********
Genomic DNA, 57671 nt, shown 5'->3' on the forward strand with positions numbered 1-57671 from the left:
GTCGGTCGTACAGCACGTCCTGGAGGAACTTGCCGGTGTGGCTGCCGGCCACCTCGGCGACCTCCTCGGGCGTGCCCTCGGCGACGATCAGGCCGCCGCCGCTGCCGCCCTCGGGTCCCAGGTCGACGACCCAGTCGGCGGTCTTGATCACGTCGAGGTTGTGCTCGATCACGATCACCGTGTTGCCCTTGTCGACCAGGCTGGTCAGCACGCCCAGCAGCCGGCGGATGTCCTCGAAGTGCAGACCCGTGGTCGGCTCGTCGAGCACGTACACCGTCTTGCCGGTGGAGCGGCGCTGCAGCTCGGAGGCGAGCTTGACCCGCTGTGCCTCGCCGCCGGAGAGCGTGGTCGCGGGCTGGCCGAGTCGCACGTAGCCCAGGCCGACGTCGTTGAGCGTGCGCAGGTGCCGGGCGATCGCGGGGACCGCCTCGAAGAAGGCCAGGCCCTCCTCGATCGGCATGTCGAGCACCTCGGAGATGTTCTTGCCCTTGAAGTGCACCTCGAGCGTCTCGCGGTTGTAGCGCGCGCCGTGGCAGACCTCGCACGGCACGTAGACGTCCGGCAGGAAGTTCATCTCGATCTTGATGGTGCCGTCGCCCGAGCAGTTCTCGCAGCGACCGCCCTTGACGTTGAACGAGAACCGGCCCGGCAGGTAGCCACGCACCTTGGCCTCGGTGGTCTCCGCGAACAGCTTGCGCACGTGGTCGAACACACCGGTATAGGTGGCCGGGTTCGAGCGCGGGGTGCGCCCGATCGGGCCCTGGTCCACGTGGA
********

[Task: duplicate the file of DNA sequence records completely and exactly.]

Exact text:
Genomic DNA, 57671 nt, shown 5'->3' on the forward strand with positions numbered 1-57671 from the left:
GTCGGTCGTACAGCACGTCCTGGAGGAACTTGCCGGTGTGGCTGCCGGCCACCTCGGCGACCTCCTCGGGCGTGCCCTCGGCGACGATCAGGCCGCCGCCGCTGCCGCCCTCGGGTCCCAGGTCGACGACCCAGTCGGCGGTCTTGATCACGTCGAGGTTGTGCTCGATCACGATCACCGTGTTGCCCTTGTCGACCAGGCTGGTCAGCACGCCCAGCAGCCGGCGGATGTCCTCGAAGTGCAGACCCGTGGTCGGCTCGTCGAGCACGTACACCGTCTTGCCGGTGGAGCGGCGCTGCAGCTCGGAGGCGAGCTTGACCCGCTGTGCCTCGCCGCCGGAGAGCGTGGTCGCGGGCTGGCCGAGTCGCACGTAGCCCAGGCCGACGTCGTTGAGCGTGCGCAGGTGCCGGGCGATCGCGGGGACCGCCTCGAAGAAGGCCAGGCCCTCCTCGATCGGCATGTCGAGCACCTCGGAGATGTTCTTGCCCTTGAAGTGCACCTCGAGCGTCTCGCGGTTGTAGCGCGCGCCGTGGCAGACCTCGCACGGCACGTAGACGTCCGGCAGGAAGTTCATCTCGATCTTGATGGTGCCGTCGCCCGAGCAGTTCTCGCAGCGACCGCCCTTGACGTTGAACGAGAACCGGCCCGGCAGGTAGCCACGCACCTTGGCCTCGGTGGTCTCCGCGAACAGCTTGCGCACGTGGTCGAACACACCGGTATAGGTGGCCGGGTTCGAGCGCGGGGTGCGCCCGATCGGGCCCTGGTCCACGTGGA